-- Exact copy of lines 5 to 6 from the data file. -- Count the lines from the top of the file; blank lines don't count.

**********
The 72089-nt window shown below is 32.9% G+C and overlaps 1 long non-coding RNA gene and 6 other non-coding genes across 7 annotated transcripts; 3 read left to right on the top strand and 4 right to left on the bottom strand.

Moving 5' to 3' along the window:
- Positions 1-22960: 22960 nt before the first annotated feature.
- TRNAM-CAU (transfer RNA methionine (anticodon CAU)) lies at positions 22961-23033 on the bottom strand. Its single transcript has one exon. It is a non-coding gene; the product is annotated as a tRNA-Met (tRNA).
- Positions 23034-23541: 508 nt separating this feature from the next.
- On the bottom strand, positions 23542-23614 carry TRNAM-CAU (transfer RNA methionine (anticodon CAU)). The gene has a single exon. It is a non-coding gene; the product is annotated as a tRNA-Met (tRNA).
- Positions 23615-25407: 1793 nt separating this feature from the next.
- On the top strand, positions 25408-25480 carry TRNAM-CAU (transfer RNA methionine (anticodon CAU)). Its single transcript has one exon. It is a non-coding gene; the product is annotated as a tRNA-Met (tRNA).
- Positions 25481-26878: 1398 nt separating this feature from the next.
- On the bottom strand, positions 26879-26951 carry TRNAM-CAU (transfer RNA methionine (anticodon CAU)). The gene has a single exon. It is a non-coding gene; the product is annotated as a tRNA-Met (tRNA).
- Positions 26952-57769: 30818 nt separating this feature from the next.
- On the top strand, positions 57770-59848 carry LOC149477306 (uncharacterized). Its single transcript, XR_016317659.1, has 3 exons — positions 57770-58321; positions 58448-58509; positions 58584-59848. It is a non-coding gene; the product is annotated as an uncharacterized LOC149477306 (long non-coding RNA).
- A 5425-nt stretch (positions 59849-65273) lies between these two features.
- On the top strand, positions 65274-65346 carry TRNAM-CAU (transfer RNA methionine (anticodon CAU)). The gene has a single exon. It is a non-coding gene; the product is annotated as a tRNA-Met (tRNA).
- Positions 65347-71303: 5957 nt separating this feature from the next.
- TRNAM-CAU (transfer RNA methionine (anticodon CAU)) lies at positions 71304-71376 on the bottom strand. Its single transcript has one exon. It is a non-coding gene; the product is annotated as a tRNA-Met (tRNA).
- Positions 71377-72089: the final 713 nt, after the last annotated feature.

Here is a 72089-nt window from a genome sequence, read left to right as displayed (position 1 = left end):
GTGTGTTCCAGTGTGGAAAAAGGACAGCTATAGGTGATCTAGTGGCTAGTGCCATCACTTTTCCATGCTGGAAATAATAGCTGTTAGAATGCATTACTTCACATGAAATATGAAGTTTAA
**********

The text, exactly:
- Positions 23034-23541: 508 nt separating this feature from the next.
- On the bottom strand, positions 23542-23614 carry TRNAM-CAU (transfer RNA methionine (anticodon CAU)). The gene has a single exon. It is a non-coding gene; the product is annotated as a tRNA-Met (tRNA).